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Anyone interested in delving into Waukesha's past can rejoice: The Waukesha County Museum, 101 W. Main St., has reopened.

'It's a little bit like, 'Mind the dust,'' said Museum Curator Bonnie Byrd, referring to ongoing construction inside the museum linked to a redevelopment project. 'But we're open.'

The museum's new limited hours are 10 a.m. to 4 p.m. Friday and 10 a.m. to 2 p.m. Saturday, and will remain that way 'until construction permits,' said Dennis Cerreta, the museum's executive director.

'We're halfway opening our arms again to the community so they know we're here,' Cerreta added.

The first two days the museum was open were Friday, July 15, and Saturday, July 16.

New, returning exhibits

Some familiar, and popular, exhibits — on Waukesha native and music legend Les Paul and the Civil War — will be on display for museum-goers to enjoy in addition to a new exhibit.

The new exhibit features the life and work of a local Rube Goldberg-type inventor and salesman named Russell Oakes, Byrd said.

Volunteer museum historian and former school teacher John Schoenknecht was scheduled to be on hand from 11 a.m. to 1 p.m. Saturday to share stories and answer questions about Oakes, and Byrd said she hopes to bring in more speakers in the future to offer similar talks.

The portions of the museum that are open are contained inside the connector building between the former Waukesha County courthouse and jail.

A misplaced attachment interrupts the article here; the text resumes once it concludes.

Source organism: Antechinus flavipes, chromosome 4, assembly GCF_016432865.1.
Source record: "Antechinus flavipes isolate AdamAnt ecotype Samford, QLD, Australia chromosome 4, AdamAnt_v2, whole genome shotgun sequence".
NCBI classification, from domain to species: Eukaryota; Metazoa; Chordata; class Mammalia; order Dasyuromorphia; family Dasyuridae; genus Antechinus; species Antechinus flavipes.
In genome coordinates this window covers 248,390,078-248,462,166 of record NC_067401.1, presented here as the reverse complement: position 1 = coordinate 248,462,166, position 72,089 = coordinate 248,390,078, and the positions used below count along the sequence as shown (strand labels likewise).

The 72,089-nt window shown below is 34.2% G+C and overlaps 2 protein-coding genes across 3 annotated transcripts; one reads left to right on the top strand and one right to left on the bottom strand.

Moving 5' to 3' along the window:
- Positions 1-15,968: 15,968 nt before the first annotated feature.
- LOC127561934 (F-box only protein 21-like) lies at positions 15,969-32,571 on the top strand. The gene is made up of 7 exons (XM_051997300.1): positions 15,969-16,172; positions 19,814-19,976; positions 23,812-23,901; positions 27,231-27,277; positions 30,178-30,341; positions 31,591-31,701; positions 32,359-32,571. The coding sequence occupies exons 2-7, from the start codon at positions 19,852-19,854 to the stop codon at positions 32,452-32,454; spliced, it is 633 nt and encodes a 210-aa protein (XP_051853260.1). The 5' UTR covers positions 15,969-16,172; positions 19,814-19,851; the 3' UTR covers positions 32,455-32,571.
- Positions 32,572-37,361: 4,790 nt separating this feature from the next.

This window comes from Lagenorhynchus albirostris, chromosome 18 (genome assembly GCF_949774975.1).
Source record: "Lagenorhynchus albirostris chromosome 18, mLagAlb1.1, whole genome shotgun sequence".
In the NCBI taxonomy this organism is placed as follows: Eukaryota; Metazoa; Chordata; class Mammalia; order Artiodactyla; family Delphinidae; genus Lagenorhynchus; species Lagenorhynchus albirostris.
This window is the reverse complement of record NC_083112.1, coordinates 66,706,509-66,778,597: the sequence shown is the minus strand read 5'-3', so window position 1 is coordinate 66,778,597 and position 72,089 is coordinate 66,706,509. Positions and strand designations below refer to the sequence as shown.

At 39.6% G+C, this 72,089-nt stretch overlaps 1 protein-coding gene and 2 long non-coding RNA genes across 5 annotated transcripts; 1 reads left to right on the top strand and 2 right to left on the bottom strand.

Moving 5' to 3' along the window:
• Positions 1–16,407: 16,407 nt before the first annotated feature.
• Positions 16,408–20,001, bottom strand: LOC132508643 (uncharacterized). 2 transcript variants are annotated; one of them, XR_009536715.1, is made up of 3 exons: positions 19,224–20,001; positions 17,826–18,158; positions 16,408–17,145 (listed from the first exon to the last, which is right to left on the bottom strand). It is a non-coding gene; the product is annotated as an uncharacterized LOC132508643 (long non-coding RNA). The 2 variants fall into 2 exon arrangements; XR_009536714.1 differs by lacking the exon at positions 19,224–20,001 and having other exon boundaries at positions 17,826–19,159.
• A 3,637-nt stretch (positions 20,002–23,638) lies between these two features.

When construction is complete, the museum will move into permanent residence in the old courthouse, Byrd said.

Development project

All the renovations to the museum are being done in conjunction with a redevelopment project, proposed by local developer Alan Huelsman, aimed at transforming portions of the museum site into an apartment complex and a banquet hall.

In April, plans for the project stalled in the approval process but were not nixed.

Huelsman has said that his proposal for the building was intended in part to 'save the museum.' His team would be responsible for the building's expenses and maintenance, which in the past rocked the museum's finances, given the age of the former courthouse.

Under Huelsman's concept, the museum would enter a long-term lease agreement to remain in the building.

Cerreta said July 14 the agreement is for 25 years with a renewal option, and the museum would only pay $1 a year in rent. 'We're going to make sure the system and the plan works for the building,' he said.

He added that, optimistically, construction is scheduled to conclude in 18 months.

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